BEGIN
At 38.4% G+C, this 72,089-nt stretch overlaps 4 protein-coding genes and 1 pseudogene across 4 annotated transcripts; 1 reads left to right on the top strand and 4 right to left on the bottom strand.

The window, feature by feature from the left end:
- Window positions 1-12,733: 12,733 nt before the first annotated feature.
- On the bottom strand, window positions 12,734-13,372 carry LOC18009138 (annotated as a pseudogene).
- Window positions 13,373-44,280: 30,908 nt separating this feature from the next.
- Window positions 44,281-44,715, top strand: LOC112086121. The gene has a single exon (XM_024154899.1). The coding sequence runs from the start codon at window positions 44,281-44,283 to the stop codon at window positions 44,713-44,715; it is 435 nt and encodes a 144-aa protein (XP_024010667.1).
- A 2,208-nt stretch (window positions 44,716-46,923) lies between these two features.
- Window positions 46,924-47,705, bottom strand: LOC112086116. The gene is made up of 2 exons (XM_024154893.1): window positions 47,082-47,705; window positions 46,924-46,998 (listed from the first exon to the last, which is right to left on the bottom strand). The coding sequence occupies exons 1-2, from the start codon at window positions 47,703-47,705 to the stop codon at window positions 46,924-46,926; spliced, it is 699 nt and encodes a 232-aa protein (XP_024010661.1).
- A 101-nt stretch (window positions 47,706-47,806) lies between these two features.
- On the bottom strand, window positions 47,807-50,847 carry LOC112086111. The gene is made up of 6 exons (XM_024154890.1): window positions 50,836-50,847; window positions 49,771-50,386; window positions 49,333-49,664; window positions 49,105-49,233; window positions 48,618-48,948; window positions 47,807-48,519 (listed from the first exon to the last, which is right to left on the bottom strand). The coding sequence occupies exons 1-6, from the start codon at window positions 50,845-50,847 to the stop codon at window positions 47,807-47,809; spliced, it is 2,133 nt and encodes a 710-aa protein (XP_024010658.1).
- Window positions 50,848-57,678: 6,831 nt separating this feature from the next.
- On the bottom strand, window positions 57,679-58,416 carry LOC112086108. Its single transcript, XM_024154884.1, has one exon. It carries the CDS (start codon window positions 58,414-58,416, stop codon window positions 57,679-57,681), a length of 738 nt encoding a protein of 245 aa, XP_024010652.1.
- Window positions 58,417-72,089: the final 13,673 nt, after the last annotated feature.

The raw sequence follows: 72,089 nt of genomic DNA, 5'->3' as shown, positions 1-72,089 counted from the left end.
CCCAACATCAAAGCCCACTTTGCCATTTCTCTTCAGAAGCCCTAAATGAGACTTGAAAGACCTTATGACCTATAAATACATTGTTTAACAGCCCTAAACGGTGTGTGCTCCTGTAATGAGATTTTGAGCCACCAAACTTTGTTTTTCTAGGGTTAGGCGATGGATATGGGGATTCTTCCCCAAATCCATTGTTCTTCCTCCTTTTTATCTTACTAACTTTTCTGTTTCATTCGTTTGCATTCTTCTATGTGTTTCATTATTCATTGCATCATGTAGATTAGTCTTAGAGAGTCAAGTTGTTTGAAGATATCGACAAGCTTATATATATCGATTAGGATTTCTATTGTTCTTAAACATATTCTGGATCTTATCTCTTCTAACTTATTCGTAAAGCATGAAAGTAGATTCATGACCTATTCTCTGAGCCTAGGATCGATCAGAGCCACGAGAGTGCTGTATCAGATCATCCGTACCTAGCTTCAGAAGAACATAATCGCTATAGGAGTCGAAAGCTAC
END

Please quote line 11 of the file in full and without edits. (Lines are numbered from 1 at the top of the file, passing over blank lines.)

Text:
- Window positions 50,848-57,678: 6,831 nt separating this feature from the next.